Columbus – Review
by Martina Hysi
Directed by South Korean filmmaker Kogonada, Columbus is a visually accomplished film, striking in colour, form and ideation, entirely original in its execution.
The modernist architecture of the city of Columbus, Indiana, feels like the third lead of this film, which follows Jin (John Cho) and Casey (Haley Lu Richardson) as they strike up an unlikely friendship. They both share complicated relationships with their parents: Jin is estranged from his architect father, and feigns disinterest in the subject, while Casey is aiding her mother in her recovery from meth addiction. The responsibility for her care is slowly crushing her own dreams of becoming an architect. Jin follows Casey as she takes him on a deliberate, tantalising tour of the city, her city, as she knows it.
Much of Columbus occurs in spaces that do not show the actions of our characters directly. We rather witness them indirectly – on the mirror of a dresser, on the rear view mirror of a car. When our gaze is focused upon their faces, we can only see them talking, but cannot hear them. This manipulation of the senses leads to an entirely novel and effective way of writing dialogue. The wordless communication allows viewers to participate, pulled into shots that are beautifully outlined in simultaneously vibrant and restrained colours.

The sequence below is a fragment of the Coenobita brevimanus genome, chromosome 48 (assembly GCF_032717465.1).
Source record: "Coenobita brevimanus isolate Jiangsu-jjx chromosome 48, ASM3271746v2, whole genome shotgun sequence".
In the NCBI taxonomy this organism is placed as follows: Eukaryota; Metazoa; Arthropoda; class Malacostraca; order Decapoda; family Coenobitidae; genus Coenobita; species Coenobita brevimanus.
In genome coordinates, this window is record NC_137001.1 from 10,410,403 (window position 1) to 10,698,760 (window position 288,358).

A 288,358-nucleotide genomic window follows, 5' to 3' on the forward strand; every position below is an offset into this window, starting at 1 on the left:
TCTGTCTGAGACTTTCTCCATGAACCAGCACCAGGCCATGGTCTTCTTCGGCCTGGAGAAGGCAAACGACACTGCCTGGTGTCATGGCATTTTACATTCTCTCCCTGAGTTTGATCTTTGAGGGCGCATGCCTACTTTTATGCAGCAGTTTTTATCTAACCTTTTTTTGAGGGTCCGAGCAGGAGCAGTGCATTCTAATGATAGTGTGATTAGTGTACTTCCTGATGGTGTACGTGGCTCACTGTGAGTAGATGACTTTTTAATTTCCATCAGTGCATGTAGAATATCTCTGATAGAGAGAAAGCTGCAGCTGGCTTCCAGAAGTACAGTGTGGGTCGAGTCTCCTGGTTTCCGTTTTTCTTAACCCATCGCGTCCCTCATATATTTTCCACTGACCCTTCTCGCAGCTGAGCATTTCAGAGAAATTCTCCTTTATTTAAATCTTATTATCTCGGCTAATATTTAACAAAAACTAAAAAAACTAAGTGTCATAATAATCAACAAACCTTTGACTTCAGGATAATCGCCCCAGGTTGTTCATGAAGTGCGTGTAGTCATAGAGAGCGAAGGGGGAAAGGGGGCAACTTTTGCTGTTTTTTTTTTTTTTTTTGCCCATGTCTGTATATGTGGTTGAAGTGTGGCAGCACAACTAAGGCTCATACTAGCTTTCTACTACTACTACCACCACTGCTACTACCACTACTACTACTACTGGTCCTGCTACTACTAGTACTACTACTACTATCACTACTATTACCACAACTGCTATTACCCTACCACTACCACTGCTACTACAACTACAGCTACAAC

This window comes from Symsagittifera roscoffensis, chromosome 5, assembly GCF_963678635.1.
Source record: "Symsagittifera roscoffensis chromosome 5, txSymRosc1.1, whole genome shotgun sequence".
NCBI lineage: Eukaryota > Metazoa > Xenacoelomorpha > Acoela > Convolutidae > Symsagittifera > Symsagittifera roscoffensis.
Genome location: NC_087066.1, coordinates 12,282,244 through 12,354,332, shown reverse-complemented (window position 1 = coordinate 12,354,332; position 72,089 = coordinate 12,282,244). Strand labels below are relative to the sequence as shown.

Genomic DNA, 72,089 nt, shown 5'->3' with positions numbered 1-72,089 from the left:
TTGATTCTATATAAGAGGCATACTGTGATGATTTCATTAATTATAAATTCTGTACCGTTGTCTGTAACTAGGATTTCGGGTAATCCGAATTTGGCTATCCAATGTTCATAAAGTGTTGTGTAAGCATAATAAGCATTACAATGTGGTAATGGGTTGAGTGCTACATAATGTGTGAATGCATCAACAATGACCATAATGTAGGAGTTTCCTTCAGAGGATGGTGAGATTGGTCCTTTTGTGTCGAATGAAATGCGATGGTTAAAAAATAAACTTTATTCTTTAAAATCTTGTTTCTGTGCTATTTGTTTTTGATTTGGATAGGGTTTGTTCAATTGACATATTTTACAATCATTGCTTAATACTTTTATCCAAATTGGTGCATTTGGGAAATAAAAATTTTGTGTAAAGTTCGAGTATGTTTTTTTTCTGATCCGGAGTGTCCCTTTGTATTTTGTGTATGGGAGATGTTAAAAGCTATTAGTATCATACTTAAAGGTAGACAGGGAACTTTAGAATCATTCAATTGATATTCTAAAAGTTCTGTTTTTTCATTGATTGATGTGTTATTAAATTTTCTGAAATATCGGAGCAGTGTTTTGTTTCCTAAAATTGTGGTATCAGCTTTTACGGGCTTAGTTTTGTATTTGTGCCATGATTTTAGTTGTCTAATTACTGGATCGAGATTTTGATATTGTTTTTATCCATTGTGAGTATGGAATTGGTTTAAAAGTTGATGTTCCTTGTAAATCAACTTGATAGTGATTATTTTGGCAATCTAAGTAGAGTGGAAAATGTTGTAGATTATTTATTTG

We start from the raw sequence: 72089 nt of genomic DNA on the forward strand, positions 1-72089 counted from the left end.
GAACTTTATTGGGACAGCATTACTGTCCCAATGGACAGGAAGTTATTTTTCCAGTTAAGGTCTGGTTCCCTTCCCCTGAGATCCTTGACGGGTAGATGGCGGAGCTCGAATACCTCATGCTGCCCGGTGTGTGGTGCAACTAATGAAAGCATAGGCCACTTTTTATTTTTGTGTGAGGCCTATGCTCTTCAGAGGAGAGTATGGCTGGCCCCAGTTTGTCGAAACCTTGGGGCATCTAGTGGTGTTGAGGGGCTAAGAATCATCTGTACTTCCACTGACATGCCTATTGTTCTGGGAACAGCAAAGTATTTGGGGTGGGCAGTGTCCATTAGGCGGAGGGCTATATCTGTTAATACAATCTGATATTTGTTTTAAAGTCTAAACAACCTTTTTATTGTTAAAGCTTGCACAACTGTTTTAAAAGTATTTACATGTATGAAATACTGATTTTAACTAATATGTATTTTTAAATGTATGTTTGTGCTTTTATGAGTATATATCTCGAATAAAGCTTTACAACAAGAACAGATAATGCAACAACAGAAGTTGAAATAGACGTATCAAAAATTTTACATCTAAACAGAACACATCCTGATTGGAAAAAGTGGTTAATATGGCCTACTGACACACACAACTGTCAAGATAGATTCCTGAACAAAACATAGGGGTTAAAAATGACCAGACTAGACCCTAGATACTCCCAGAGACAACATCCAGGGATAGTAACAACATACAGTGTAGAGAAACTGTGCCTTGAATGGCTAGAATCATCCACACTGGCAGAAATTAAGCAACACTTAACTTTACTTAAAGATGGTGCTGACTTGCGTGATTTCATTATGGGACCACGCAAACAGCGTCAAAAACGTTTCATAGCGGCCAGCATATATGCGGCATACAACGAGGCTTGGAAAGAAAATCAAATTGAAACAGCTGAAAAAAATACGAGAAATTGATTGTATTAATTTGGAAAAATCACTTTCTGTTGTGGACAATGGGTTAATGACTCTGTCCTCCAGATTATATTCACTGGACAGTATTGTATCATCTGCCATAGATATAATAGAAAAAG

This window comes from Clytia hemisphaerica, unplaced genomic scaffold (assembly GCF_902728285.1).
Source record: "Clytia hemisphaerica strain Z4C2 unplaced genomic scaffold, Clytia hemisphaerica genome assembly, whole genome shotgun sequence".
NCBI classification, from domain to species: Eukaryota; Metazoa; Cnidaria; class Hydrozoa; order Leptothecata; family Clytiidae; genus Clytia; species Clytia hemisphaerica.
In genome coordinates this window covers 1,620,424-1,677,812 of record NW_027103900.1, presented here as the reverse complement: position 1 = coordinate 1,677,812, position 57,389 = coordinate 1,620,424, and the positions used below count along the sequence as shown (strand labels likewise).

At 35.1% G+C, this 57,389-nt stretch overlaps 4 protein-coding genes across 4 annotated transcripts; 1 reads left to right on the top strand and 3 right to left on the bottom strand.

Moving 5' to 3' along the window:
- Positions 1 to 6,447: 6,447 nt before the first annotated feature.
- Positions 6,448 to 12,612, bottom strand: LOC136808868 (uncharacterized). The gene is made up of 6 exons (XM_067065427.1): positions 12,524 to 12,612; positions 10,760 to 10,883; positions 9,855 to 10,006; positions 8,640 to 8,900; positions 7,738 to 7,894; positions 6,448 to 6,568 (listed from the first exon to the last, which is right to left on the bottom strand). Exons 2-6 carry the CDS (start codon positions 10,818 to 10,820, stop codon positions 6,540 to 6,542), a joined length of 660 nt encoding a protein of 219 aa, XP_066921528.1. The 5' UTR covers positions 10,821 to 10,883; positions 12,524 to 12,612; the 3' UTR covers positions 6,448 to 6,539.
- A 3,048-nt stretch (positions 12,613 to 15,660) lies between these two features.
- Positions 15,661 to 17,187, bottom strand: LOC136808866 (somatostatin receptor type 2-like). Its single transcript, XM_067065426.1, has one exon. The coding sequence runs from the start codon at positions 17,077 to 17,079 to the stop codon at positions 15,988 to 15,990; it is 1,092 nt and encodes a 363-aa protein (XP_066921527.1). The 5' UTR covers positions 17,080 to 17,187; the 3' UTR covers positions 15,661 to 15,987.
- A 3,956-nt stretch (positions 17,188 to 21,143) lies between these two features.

Even in its most explosive moments, the film is self-contained. We see the effects of the explosion, but we do not hear the sounds, which amplifies the dilemma our leads face in their path to making the right choice. It can often be painful – as it is sometimes to accept help, or admit that you need it. It was an extraordinary experience to watch this conundrum unfold upon the face of the talented Richardson.
While there were moments where I found the script to be a little contrived, it is nearly impossible not to find yourself thoroughly charmed. Columbus is now in my bucket list of cities to see – who would have thought a Midwest Mecca of Architecture existed?